What is lightning?

Dateline article| David Murphy|

by David Murphy

Lightning occurs in thunderstorms and while there are various, complicated descriptions as to the physics behind it, here is one, simplified explanation that I picked up in meteorology school.

Lightning forms when different electrical charges (some positive, some negative) become separated in the storm's turbulent currents and are then drawn back together. Have you ever heard the phrase, "Opposites attract"? While some use these words to describe what may or may not be a true aspect to human relationships, the phrase actually comes from the world of physics in which particles with opposite electrical charges are naturally drawn together. That's exactly what's happening with lightning.

In a thunderstorm, raindrops are drawn high into the storm's upper region by its updraft, a column of rapidly-rising air. The drops are swept so high, they freeze. The bits of ice, still caught in the violent updraft, are sent smashing into each other, so that they shatter into smaller bits. The lighter, outer pieces, which carry a positive electrical charge, are blown up to the top of the storm, while the larger centers of the ice chunks, which carry a negative charge, remain in the middle of the storm, too heavy to be carried farther upward by the wind. Meanwhile, the ground beneath the storm adopts a positive charge.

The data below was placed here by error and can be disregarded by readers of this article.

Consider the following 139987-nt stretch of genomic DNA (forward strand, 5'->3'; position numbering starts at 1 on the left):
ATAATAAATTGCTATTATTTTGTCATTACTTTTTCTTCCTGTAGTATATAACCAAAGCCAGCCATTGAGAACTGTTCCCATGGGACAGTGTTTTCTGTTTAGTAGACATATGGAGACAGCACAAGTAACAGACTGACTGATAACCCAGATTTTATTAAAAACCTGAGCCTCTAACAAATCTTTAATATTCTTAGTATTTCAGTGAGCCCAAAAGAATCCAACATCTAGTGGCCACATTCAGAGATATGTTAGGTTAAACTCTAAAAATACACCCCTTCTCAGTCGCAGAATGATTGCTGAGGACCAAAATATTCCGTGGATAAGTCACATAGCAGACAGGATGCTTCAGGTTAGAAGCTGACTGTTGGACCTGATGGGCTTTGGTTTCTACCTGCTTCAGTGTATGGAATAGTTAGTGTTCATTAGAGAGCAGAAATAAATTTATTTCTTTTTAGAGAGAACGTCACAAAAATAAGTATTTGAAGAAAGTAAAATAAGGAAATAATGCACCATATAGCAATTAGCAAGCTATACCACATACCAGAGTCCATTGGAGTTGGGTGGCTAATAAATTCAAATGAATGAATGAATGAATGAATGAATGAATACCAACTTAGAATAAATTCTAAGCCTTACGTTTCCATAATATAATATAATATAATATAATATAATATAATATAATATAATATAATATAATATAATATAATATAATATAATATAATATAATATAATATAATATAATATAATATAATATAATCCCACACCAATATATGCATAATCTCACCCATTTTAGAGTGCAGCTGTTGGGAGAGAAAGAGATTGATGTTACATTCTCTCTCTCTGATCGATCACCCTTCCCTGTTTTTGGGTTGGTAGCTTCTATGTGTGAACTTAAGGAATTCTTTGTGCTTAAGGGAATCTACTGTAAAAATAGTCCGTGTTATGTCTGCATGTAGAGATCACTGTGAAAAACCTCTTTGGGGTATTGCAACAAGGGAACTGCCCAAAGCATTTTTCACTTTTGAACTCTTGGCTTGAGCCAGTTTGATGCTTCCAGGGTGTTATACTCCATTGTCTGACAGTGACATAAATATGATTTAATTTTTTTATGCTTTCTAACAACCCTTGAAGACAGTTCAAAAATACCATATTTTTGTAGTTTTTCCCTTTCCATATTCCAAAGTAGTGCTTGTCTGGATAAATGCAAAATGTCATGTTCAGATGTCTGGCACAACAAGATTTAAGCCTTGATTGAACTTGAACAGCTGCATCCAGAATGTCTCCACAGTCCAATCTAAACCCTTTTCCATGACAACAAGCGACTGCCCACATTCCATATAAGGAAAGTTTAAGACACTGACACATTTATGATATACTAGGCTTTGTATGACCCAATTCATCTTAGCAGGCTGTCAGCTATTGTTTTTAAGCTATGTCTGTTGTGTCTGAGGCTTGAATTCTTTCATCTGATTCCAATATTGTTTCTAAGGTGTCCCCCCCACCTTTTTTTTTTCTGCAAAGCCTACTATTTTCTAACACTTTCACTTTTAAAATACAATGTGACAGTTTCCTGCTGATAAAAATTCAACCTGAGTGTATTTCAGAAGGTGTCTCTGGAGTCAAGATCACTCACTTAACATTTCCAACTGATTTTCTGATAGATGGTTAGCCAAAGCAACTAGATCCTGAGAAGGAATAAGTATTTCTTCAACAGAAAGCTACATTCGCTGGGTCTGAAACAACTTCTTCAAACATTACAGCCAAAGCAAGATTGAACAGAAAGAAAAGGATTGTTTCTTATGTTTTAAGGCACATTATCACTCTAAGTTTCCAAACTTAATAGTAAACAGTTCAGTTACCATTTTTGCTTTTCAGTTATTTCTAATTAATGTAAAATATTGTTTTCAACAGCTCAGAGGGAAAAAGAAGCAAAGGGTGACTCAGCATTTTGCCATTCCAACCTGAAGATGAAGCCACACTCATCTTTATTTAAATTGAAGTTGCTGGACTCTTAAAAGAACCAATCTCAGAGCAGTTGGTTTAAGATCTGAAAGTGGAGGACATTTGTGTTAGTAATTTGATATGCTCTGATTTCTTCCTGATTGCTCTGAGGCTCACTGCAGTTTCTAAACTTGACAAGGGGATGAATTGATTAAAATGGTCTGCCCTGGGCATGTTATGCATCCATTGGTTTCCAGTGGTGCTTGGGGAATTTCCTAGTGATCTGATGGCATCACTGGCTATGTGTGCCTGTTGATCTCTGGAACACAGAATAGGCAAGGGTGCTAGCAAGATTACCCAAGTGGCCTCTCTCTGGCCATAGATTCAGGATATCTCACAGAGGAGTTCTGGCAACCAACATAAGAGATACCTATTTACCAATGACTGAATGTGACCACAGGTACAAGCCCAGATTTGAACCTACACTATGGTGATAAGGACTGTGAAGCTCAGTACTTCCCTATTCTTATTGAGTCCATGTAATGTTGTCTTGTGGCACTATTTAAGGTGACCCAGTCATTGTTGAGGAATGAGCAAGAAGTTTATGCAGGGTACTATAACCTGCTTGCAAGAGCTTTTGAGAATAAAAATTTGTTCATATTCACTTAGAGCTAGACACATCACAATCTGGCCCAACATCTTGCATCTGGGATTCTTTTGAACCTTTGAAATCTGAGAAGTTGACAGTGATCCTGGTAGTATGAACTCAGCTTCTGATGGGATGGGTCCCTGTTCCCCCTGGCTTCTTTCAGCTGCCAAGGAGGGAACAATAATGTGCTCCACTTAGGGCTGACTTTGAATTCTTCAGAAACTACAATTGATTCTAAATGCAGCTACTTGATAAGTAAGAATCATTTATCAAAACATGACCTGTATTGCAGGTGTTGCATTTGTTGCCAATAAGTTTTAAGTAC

Picturing this for a moment, we now have a scenario where three separate layers of differing charges exist: positive at the surface, negative in the lower portion of the storm cloud and another positively charged layer in the top of the cloud.

Eventually, as the storm evolves and the turbulence continues, these opposite charges are in some cases thrown back closer to each other; so close, in fact, that they can no longer resist being separated. The lightning bolt is the electrical link that reunites these opposite charges and restores order in the disjointed physics of the storm cloud. You can think of the bolt as a sort of highway along which these particles travel on their way to reconnecting with their lost opposites. Of course, it's a pretty violent reunion, as the lightning bolt forms and fuses these particles back together in a super-heated split second.

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